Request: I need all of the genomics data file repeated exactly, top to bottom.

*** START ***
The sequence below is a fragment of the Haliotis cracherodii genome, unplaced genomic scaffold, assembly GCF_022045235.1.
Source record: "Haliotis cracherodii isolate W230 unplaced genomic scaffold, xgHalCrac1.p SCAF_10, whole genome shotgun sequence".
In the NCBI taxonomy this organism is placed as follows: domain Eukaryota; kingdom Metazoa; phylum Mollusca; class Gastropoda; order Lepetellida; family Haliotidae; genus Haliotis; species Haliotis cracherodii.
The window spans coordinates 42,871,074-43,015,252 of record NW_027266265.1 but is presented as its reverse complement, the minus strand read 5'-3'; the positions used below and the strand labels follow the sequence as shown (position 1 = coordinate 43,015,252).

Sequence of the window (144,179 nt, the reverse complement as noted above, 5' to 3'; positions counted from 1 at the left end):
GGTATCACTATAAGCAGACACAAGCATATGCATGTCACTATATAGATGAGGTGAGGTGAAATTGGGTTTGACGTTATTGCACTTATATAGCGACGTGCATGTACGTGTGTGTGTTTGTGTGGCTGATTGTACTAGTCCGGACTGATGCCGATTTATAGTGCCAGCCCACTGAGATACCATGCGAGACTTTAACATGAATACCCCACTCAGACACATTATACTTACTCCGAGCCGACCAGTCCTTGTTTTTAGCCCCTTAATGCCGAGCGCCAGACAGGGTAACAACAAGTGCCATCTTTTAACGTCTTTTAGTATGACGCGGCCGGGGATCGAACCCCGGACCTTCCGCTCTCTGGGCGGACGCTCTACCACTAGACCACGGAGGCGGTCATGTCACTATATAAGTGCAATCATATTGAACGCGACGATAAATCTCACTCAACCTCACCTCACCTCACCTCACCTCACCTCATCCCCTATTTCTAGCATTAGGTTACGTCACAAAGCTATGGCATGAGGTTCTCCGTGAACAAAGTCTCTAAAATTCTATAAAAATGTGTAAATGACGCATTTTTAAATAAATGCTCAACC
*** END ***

The sequence below is a fragment of the Haliotis cracherodii genome, unplaced genomic scaffold, assembly GCF_022045235.1.
Source record: "Haliotis cracherodii isolate W230 unplaced genomic scaffold, xgHalCrac1.p SCAF_10, whole genome shotgun sequence".
In the NCBI taxonomy this organism is placed as follows: domain Eukaryota; kingdom Metazoa; phylum Mollusca; class Gastropoda; order Lepetellida; family Haliotidae; genus Haliotis; species Haliotis cracherodii.
The window spans coordinates 42,871,074-43,015,252 of record NW_027266265.1 but is presented as its reverse complement, the minus strand read 5'-3'; the positions used below and the strand labels follow the sequence as shown (position 1 = coordinate 43,015,252).

Sequence of the window (144,179 nt, the reverse complement as noted above, 5' to 3'; positions counted from 1 at the left end):
GGTATCACTATAAGCAGACACAAGCATATGCATGTCACTATATAGATGAGGTGAGGTGAAATTGGGTTTGACGTTATTGCACTTATATAGCGACGTGCATGTACGTGTGTGTGTTTGTGTGGCTGATTGTACTAGTCCGGACTGATGCCGATTTATAGTGCCAGCCCACTGAGATACCATGCGAGACTTTAACATGAATACCCCACTCAGACACATTATACTTACTCCGAGCCGACCAGTCCTTGTTTTTAGCCCCTTAATGCCGAGCGCCAGACAGGGTAACAACAAGTGCCATCTTTTAACGTCTTTTAGTATGACGCGGCCGGGGATCGAACCCCGGACCTTCCGCTCTCTGGGCGGACGCTCTACCACTAGACCACGGAGGCGGTCATGTCACTATATAAGTGCAATCATATTGAACGCGACGATAAATCTCACTCAACCTCACCTCACCTCACCTCACCTCACCTCATCCCCTATTTCTAGCATTAGGTTACGTCACAAAGCTATGGCATGAGGTTCTCCGTGAACAAAGTCTCTAAAATTCTATAAAAATGTGTAAATGACGCATTTTTAAATAAATGCTCAACC